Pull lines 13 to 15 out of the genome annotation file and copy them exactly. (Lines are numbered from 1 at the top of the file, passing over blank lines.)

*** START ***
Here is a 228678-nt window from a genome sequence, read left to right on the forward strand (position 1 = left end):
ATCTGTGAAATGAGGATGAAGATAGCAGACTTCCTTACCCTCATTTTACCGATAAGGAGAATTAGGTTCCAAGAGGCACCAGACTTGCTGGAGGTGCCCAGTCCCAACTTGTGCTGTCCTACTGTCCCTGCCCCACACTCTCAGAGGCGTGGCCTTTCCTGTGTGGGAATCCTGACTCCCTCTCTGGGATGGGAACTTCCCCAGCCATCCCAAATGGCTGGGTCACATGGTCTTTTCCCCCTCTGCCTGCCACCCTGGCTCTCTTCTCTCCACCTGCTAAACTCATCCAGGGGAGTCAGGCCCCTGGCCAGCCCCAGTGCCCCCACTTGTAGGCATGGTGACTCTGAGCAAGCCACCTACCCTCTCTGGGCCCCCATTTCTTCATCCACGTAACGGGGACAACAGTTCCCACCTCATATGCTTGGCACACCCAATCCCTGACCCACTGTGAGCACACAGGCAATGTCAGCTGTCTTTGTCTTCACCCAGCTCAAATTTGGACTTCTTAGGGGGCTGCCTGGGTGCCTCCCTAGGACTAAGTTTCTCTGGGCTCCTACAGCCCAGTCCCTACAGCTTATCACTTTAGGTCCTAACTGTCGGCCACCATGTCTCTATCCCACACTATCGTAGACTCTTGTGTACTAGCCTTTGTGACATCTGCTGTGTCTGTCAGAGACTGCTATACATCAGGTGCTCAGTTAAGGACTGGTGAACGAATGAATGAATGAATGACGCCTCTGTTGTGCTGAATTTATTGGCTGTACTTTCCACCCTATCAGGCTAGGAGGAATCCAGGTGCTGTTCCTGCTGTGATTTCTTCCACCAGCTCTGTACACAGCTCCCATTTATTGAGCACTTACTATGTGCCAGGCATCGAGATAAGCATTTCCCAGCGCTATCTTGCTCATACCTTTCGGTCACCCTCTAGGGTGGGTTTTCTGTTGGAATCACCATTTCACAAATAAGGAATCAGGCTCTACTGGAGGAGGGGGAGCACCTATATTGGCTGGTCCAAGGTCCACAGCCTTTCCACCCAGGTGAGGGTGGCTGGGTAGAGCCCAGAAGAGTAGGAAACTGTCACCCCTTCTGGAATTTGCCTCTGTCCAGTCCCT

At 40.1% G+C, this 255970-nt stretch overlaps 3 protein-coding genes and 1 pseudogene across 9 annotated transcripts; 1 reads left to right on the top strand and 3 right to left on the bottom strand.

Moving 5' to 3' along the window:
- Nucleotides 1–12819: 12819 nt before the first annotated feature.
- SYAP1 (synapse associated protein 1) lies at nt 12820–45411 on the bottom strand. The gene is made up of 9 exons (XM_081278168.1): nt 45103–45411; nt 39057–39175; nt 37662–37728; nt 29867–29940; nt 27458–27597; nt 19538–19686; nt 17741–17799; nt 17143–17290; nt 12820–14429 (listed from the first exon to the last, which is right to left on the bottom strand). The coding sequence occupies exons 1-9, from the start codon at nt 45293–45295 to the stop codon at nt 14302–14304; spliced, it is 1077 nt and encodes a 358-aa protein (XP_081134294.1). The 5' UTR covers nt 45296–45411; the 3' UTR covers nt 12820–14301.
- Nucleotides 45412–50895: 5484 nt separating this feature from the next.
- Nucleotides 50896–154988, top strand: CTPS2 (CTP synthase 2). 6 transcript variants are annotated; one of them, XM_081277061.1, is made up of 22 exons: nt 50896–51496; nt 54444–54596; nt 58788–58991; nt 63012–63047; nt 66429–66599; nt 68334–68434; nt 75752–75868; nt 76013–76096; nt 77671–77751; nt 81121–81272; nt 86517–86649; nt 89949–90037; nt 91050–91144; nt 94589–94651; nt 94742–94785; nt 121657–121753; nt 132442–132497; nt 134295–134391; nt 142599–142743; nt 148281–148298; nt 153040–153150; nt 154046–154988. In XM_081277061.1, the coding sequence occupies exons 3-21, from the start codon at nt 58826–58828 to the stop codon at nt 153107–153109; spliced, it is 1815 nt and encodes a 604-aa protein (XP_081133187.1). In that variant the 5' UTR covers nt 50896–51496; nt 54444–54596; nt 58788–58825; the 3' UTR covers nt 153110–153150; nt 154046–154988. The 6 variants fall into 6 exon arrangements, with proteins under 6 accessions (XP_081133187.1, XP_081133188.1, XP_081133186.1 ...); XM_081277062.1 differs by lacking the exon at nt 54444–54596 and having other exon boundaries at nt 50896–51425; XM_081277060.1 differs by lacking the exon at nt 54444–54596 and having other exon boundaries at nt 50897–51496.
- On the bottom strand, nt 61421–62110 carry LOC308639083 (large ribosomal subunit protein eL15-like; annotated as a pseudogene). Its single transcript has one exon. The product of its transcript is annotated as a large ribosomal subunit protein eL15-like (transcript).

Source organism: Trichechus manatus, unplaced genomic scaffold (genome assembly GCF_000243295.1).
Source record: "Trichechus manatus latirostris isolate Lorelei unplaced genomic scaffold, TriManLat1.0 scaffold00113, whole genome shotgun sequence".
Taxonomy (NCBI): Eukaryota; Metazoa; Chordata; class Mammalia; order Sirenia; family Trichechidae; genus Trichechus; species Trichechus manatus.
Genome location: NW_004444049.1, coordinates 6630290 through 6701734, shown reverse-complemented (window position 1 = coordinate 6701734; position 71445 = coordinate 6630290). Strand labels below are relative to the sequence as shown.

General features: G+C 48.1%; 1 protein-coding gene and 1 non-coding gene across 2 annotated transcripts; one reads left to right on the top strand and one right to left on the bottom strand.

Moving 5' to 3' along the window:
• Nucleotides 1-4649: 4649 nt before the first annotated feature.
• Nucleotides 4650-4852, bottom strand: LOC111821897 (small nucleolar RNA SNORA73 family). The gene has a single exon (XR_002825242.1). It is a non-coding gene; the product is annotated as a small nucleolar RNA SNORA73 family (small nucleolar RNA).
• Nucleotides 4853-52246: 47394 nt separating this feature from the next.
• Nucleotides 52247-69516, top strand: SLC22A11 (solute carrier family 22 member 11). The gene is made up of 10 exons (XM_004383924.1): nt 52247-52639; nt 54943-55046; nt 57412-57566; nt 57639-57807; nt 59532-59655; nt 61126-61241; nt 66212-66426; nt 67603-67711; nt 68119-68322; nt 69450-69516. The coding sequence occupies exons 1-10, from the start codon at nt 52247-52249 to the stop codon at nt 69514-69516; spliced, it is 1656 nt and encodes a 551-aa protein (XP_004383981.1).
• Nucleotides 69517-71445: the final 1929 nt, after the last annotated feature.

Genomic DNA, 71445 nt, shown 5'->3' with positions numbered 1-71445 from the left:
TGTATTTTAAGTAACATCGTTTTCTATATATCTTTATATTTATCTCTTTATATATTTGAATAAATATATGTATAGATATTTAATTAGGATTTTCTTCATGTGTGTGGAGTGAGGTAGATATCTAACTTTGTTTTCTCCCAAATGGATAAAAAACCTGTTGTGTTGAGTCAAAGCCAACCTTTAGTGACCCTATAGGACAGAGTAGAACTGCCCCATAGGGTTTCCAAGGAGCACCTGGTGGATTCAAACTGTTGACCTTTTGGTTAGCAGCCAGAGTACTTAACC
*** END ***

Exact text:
Genome location: NW_004444049.1, coordinates 6630290 through 6701734, shown reverse-complemented (window position 1 = coordinate 6701734; position 71445 = coordinate 6630290). Strand labels below are relative to the sequence as shown.

General features: G+C 48.1%; 1 protein-coding gene and 1 non-coding gene across 2 annotated transcripts; one reads left to right on the top strand and one right to left on the bottom strand.

Moving 5' to 3' along the window: